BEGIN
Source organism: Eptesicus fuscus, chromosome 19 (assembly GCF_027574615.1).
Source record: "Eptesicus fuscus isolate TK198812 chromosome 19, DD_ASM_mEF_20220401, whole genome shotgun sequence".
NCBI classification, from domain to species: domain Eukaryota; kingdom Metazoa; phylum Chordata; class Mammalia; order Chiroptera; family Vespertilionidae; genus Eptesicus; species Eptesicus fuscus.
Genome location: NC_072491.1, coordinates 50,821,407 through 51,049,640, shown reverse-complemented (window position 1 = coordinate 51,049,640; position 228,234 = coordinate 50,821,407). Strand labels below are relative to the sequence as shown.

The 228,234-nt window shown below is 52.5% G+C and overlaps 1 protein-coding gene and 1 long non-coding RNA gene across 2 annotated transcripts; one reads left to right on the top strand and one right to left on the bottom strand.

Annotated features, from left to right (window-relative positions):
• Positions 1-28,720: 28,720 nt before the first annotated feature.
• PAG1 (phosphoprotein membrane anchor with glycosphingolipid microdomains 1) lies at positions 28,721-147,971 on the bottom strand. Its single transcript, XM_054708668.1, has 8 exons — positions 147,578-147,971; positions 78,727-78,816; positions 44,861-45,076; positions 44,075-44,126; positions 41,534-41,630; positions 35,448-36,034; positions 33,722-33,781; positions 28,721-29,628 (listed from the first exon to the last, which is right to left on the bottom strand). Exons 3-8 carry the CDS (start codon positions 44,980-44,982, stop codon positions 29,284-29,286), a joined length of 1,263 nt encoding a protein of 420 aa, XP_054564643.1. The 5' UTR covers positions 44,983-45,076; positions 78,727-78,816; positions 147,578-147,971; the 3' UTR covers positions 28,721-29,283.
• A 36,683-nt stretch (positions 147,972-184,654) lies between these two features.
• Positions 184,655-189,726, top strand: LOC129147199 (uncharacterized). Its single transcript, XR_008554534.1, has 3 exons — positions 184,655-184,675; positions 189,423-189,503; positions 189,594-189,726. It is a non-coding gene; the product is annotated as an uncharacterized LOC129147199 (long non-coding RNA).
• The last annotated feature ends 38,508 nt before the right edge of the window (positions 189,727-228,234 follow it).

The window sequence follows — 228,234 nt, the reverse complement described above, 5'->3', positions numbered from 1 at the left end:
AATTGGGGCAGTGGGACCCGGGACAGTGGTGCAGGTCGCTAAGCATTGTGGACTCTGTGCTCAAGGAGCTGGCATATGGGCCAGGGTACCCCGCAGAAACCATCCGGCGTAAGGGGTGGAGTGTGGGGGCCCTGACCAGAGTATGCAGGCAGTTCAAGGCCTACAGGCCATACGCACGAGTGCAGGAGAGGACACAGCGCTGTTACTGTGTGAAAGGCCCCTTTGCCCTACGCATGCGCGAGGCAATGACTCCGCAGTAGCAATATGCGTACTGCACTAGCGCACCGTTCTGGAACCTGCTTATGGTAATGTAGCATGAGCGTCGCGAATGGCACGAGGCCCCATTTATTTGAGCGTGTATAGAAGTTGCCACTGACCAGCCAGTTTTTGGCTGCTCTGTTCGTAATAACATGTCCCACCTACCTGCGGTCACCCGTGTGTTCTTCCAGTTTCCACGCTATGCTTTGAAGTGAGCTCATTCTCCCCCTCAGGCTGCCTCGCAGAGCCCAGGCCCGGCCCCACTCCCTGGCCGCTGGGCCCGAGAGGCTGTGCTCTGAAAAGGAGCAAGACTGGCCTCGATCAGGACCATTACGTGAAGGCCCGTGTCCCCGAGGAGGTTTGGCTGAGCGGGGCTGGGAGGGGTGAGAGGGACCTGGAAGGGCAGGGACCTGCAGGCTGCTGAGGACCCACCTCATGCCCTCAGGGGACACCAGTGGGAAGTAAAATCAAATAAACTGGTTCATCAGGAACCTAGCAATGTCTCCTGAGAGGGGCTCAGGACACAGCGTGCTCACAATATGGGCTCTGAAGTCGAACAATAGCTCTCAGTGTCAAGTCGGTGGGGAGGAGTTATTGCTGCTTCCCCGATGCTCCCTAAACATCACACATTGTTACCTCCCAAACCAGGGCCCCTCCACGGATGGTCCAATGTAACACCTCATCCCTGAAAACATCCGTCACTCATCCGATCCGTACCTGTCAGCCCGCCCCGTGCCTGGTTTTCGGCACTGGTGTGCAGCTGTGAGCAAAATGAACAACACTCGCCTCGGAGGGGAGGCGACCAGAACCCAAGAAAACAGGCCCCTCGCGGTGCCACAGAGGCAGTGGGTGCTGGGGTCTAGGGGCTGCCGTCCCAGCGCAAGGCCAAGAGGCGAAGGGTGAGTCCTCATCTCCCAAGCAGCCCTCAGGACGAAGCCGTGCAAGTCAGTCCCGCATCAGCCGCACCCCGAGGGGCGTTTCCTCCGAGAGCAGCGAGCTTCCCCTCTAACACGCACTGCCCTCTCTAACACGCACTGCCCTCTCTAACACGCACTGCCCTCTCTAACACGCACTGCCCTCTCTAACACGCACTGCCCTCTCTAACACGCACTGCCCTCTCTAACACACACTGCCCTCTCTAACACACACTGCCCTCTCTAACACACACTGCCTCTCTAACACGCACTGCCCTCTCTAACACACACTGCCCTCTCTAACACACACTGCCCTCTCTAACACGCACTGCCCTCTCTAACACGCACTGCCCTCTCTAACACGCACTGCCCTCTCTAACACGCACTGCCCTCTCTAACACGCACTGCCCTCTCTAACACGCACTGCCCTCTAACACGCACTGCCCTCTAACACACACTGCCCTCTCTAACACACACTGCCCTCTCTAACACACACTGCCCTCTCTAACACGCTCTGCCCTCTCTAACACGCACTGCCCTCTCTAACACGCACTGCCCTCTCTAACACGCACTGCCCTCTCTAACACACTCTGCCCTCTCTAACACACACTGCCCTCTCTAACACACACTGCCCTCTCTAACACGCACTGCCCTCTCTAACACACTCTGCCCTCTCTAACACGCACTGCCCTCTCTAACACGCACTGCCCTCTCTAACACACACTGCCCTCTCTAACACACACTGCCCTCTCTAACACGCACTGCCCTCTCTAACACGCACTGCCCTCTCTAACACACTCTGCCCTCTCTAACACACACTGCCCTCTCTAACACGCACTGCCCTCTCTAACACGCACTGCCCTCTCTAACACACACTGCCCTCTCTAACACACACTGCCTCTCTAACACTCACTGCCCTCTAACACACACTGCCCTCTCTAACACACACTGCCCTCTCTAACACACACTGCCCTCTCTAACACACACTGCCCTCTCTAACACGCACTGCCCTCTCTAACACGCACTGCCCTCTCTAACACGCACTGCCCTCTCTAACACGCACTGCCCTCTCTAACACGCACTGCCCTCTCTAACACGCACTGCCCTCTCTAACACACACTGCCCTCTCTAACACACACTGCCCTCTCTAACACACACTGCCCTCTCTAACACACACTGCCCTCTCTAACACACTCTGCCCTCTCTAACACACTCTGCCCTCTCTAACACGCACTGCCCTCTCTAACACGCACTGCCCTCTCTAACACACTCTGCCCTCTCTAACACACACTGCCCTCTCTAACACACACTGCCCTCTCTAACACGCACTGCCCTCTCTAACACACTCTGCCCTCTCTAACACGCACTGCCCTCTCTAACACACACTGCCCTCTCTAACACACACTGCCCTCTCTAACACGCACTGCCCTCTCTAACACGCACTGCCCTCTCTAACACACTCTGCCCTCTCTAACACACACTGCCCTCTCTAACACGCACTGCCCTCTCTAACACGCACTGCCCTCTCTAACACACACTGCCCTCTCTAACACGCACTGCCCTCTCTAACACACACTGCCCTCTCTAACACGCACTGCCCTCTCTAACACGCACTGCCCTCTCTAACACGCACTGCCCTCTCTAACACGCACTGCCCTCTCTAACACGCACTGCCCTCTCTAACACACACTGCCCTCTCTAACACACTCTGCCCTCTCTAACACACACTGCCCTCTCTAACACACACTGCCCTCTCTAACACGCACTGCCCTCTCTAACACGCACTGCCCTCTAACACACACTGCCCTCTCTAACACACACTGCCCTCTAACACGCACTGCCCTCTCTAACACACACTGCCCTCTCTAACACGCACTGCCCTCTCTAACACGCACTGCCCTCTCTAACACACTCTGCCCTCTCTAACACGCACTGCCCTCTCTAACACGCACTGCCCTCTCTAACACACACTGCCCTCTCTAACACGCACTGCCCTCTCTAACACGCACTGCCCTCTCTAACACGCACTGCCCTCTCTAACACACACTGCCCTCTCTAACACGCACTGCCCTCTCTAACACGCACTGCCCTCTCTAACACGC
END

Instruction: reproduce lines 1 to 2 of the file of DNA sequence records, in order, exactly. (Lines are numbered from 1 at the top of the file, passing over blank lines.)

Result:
Source organism: Eptesicus fuscus, chromosome 19 (assembly GCF_027574615.1).
Source record: "Eptesicus fuscus isolate TK198812 chromosome 19, DD_ASM_mEF_20220401, whole genome shotgun sequence".